Over the last six to eight weeks, we've have had a number of things taken away due to COVID-19. Where we go, how we shop, who can work, how many people we can see – or even if we can see them at all – have all made an impact on how we are living day to day. Honestly, just turning on the computer or TV is an instant reminder of all that's been taken from us. In the midst of all this negativity, it sure is easy to miss the gift.
Yes, I did say gift.
Now before I explain, let me just preface this by saying in no way am at all intending to minimize the hardships many are going through right now. These are most definitely very real, very raw and are taking a toll on the mental and physical health of the general public like never before. And in spite of all this, there is always something good to be found if you look for it. And I do believe what you look for, you will find. Sort of like Google. Whatever you type in the search bar will come up. If you're only looking up how many people have contracted the virus or scouring news reports for recent charts and graphs on death rates around the world, bad news is all you're going to get. By the same token, if you were to search for how many people have recovered and the related stats on that, you'll have a number of things showing up that will make you smile. For whatever reason, society as a whole, tends to search for what is wrong more often than looking for what is right. And in the midst of looking, searching and cross-referencing doom and gloom, many have missed the gift.
Ever have a parcel delivered and the postman tucked it under a chair on your front porch, or behind the post and you didn't see it for a few days? You'd placed the order yourself so you knew it was coming. But for whatever reason, you got distracted, forgot the expected delivery date and didn't look for it when you grabbed the mail out of the box. Meanwhile, you're struggling to make do with what you have, wondering when it will arrive, when it was right there the entire time, kind of like we are with this virus.
The gift I'm referring to is time. And next to health, time is the most valuable gift you could ever receive. And whether it comes by force, strategic planning, or totally by chance, having an extra chunk of time each day is priceless. Think about it. How many times before COVID-19 have you said, “I wish I had more time for ____” or “I wish I had time to do ___ again” or “Where does the time go?” We've all said these, likely not thinking there was anything we could do to get those minutes back. And now we have them. The question is, what are you doing with them? I invite you to fill in your blanks.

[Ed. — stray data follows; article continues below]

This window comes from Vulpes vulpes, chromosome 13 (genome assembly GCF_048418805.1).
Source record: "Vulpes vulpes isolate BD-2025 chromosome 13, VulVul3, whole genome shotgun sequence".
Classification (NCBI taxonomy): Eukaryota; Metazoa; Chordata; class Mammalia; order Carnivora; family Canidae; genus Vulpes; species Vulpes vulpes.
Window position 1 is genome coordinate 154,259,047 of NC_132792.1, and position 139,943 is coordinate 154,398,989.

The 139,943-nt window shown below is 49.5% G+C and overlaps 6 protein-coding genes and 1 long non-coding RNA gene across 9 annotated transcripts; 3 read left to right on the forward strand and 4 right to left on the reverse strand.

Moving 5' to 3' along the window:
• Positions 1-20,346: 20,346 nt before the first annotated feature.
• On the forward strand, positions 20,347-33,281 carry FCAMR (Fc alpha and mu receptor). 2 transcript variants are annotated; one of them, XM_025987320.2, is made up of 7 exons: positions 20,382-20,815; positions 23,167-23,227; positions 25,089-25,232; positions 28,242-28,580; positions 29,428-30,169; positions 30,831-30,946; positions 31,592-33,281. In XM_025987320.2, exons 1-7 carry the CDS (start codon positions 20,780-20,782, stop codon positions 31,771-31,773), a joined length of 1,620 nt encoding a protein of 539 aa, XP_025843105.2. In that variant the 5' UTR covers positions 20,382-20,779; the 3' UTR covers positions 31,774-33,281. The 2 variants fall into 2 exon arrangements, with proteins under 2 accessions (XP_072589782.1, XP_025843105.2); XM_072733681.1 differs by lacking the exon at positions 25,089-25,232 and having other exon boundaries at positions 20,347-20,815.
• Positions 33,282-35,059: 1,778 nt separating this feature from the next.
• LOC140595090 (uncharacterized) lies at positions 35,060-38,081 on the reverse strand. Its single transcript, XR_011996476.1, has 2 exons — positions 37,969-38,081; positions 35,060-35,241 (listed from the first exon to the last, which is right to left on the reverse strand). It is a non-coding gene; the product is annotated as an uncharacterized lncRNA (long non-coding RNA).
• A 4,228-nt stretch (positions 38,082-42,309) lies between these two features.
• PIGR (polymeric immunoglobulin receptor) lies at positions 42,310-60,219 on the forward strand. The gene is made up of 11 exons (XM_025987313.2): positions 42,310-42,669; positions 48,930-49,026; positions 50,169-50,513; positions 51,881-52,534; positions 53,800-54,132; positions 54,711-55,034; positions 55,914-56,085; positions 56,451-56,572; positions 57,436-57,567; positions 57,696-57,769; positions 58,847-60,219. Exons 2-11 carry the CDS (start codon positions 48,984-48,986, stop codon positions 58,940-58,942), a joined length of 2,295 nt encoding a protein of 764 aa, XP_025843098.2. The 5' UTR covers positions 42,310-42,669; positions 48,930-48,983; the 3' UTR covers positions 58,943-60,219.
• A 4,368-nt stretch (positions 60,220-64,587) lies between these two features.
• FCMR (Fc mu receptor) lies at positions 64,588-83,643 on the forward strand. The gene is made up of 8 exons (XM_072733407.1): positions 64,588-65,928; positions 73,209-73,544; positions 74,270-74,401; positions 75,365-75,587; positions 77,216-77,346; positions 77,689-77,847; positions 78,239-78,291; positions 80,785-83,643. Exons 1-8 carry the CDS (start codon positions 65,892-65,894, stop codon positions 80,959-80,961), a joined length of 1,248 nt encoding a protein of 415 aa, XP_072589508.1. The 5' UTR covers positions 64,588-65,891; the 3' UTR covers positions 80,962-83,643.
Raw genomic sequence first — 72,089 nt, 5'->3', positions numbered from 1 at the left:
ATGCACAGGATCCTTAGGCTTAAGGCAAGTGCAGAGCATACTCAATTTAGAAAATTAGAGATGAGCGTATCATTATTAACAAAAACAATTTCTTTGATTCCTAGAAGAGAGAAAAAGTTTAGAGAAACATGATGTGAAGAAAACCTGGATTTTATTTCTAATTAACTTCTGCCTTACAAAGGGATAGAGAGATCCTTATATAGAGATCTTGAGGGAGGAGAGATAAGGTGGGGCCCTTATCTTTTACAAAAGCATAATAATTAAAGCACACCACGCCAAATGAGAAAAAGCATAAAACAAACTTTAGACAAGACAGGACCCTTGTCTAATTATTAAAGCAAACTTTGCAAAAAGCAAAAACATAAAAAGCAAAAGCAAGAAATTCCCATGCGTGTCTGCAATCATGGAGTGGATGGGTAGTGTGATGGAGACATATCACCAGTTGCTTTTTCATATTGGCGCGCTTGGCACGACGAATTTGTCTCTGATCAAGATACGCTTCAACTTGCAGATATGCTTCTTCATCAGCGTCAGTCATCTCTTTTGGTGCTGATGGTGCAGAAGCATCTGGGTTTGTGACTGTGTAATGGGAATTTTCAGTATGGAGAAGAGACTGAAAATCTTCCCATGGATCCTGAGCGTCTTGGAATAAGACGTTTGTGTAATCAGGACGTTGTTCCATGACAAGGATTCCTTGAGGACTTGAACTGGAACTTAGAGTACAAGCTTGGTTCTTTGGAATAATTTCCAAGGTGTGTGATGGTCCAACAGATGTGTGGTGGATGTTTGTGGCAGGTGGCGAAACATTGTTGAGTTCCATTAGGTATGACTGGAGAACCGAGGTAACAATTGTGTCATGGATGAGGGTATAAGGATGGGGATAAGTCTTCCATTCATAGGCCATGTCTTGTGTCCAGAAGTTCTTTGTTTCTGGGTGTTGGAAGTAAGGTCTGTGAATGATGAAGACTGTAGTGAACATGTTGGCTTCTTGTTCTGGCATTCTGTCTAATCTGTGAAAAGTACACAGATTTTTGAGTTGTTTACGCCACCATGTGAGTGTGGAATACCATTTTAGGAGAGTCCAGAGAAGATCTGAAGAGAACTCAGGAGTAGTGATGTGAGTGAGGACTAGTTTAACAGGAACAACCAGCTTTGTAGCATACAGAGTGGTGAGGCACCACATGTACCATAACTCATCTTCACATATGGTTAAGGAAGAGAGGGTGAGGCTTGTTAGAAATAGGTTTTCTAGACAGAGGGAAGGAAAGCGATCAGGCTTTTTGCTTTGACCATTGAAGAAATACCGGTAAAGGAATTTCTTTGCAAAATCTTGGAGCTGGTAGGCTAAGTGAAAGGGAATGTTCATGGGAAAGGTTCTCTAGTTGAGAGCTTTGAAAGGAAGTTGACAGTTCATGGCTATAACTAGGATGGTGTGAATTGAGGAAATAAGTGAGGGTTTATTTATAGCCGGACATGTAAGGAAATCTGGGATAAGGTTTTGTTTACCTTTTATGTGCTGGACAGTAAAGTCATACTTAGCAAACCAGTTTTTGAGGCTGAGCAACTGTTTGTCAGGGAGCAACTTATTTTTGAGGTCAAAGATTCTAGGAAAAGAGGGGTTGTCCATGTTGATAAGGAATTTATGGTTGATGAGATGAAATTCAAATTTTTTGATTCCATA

If you've found yourself bored, frustrated, sleeping more, binge-watching TV or noticed your phone's screen-time report climbing higher each week, it could very well be there's a bunch of time you could be using for things that make you smile. Or laugh. Or think. Or learn, stretch and grow. Things that you've always wished you had time to do but couldn't. This isolation situation has brought on emotions ranging from fear and dread, to gratitude and peace, to apathy. And regardless where yours are, it seems each emotion also came with a little bit of limbo. The place where, if we choose to camp, will waste those precious minutes we have been given.
So today I challenge you. Organize those photos, pick up that instrument, read (or write!) that book, paint that fence, take that course, cook with your kids, have a family game night, start eating healthy, plan that vacation, start that business. Dust off those dreams. Use your imagination. And decide today that when we come out the other side and you look back on this time, you'll be grateful for how you spent those minutes, and not regretful that you squandered them.
For support, motivation and practical tips and strategies to use with your health and in life, join the 8 Weeks is All it Takes group on Facebook.
This article is written by or on behalf of an outsourced columnist and does not necessarily reflect the views of Castanet.